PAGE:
Note from BW of Brazil: When I decided many years ago that I wanted to learn why my city, Detroit, was a majority black city and why I always would notice blatant differences whenever I would venture into the surrounding suburbs, I sought answers in a number of bookstores. Of course, there were national book sellers such as Borders, Barnes & Noble (B & N) and the online resource, Amazon, I was also very thankful that there were bookstores that catered specifically to the black community. In Detroit, one of my favorite bookstores/cultural centers was the Shrine of the Black Madonna. Some days, I would literally spend hours in that place skimming and reading pages of the hundreds of titles of the stores shelves.
I’ve often explained that my fascination with Brazil was largely due to the 2,000 page encyclopedia titled Africana that I found in the Shrine towards the end of 1999. And luckily, there was an abundance of books available by and about black people not only in the Shrine, but also the Truth Bookstore at the old Northland shopping mall in nearby Southfield, Michigan, but also, Borders and B & N, offered entire sections of the their stores dedicated to black literature. Of course, Amazon had just about everything I was looking for and then there was a great resource that I would make sure to visit whenever I visited Baltimore, Maryland, called Everyone’s Place African Cultural Center on North Avenue.
I haven’t been about to visit Everyone’s Place since, probably, 2009, and the Shrine closed down several years ago. But there is still an urgent need for black-oriented bookstores and Brazil is an excellent example of why. Since I’ve covered the invisibility of Afro-Brazilian authors in Brazil’s top book sellers, we’ve seen a number of examples that show that Brazil’s black population is literally starving for books and authors whose works represent their realities. We know this true because black literature groups such as Quilombhoje have been around for over 40 years, Mazza Edições in the state of Minas Gerais has been publishing black books since 1981, and the new publisher Malê is also filling the thirst for black lit, and then there’s the Rio-based book seller Kitabu Livraria Negra, which I believe functions online and in book fairs these days.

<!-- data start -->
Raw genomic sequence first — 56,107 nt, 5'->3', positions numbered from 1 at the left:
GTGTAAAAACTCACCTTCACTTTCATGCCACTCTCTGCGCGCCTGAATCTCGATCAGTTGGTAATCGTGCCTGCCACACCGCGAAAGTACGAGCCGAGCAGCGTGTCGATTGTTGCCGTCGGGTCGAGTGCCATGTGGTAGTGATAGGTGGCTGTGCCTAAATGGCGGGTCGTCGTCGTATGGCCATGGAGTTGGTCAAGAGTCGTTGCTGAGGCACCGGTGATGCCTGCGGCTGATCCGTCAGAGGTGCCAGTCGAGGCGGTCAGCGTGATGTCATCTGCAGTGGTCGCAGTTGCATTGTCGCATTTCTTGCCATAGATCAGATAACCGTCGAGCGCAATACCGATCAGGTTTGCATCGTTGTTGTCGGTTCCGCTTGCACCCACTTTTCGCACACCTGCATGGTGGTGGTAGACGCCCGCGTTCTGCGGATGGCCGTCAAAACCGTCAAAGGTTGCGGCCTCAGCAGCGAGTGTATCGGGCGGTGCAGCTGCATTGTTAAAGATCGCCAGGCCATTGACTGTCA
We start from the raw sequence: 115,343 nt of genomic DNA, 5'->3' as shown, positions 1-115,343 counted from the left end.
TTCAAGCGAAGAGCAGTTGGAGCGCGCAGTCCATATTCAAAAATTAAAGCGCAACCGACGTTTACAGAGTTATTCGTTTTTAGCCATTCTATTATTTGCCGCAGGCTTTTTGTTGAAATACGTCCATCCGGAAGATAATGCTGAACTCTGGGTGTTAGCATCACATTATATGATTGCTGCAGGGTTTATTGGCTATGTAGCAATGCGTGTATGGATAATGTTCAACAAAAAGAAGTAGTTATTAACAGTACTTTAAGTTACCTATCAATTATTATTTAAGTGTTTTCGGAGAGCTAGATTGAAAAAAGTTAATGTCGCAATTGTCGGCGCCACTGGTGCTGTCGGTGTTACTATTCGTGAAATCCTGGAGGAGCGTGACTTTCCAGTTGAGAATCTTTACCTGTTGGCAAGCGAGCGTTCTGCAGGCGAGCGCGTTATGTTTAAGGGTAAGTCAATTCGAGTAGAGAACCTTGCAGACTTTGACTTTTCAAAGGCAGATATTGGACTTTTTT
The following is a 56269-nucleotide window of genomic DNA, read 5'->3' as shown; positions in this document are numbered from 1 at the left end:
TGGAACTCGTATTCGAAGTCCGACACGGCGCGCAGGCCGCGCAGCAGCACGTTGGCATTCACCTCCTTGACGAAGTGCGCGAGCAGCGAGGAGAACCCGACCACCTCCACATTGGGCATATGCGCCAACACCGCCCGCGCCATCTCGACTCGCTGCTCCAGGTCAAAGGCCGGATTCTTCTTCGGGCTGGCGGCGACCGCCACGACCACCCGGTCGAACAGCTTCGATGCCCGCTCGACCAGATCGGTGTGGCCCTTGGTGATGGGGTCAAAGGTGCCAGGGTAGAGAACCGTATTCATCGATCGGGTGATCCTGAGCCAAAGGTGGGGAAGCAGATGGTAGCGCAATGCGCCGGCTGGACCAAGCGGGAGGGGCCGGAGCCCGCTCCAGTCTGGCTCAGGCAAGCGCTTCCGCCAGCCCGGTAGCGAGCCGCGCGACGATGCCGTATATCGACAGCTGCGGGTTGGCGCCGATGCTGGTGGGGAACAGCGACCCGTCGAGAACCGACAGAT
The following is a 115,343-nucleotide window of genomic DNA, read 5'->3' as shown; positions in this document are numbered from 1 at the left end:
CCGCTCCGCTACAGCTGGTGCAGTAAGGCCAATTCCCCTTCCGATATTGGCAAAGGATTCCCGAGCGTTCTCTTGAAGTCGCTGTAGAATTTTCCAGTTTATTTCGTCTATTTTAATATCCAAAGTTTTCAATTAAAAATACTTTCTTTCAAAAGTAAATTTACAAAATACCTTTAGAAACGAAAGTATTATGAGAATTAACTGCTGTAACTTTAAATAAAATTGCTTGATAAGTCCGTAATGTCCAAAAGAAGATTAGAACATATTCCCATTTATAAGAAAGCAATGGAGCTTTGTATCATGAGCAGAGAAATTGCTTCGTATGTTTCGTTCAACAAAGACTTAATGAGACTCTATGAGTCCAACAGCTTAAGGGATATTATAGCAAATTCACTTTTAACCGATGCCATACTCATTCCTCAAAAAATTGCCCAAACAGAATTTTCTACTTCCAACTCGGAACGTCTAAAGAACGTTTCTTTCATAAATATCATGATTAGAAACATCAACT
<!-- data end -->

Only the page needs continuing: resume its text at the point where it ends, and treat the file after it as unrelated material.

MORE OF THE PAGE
It goes without saying, it’s taken a long while to start seeing black-oriented publishers, stores and literary clubs starting to pop up in some decent numbers to serve a black population that seeks representation, but they are coming. Which is why the news featured in today’s post should contribute to more excitement and hope for this movement.
Human rights specialist creates Brazil’s first anti-racist literary club
Founded by a quilombola, the aim of the project is to promote racial equality through literary production. Participants will receive titles chosen by a specialized curator
By Iron Ferreira
The specialist in Human Rights and Ethnic-Racial and Quilombola Relations, Mirts Sants, is the founder of the Pretaria BlackBooks initiative, a literary club that aims to stimulate the production of books and works that promote racial equality in Brazil. Mirts explains that the main initiative is to disseminate the publication of books written by black people, as well as to encourage a new generation of authors: “The fuse to create the project came from the fact that I was a quilombola activist and a student of racial issues, receiving many requests of reading recommendations on the subject. This demand grew throughout my career and I realized that there was a great interest in these works.”
From a subscription, participants will receive a monthly a box containing literary tips, unique gifts and a specific title that will be selected by a specialized curator. The idea, which was presented to a group of collaborators, has as an initial step to raise funds for the viability of the club. Any individual or legal entity can help by associating and contributing with the desired amount. Special contents will be available to those who encourage the cause.
Mirts Sants, the founder of the project, says the discovery of new talent in literatura negra e o antirracismo (black and anti-racism literature) are the main goals of the literary club.
Among the intellectuals responsible for selecting the works included in the club, will be black artists and women from various states of the country, such as Rio de Janeiro, Espírito Santo, São Paulo, Bahia and Minas Gerais. The intention is for representatives from all over Brazil and even from abroad to be added to the catalog. The actress and writer Suely Bispo, the specialist in Policies for Promotion of Racial Equality at the Escola Sarita Faustino (school), the sociologist Eliane Quintiliano, the teacher and researcher in Letters and AfroLatina Literature, Aila Felício, and the activist and researcher Arielly dos Santos are some of the engaged professionals in the program.
The editions will be planned for various audiences, containing products with children’s and adult themes. Although the initiative was created by black women, the project is open to men and to all non-black writers focused on promoting racial equality and anti-racist causes. Mirts also recounts the difficulty black writers face in getting their work recognized: “We have inventories of books by black authors, writers and poets that are on the shelves and people are often unaware of this content, which is very rich and brings important debates.”
Neide Sellin, computer scientist and robot dog guide dog Lysa is a member and partner of Mirts in the literary club Pretaria BlackBooks.
Source: Heloisa Tolipan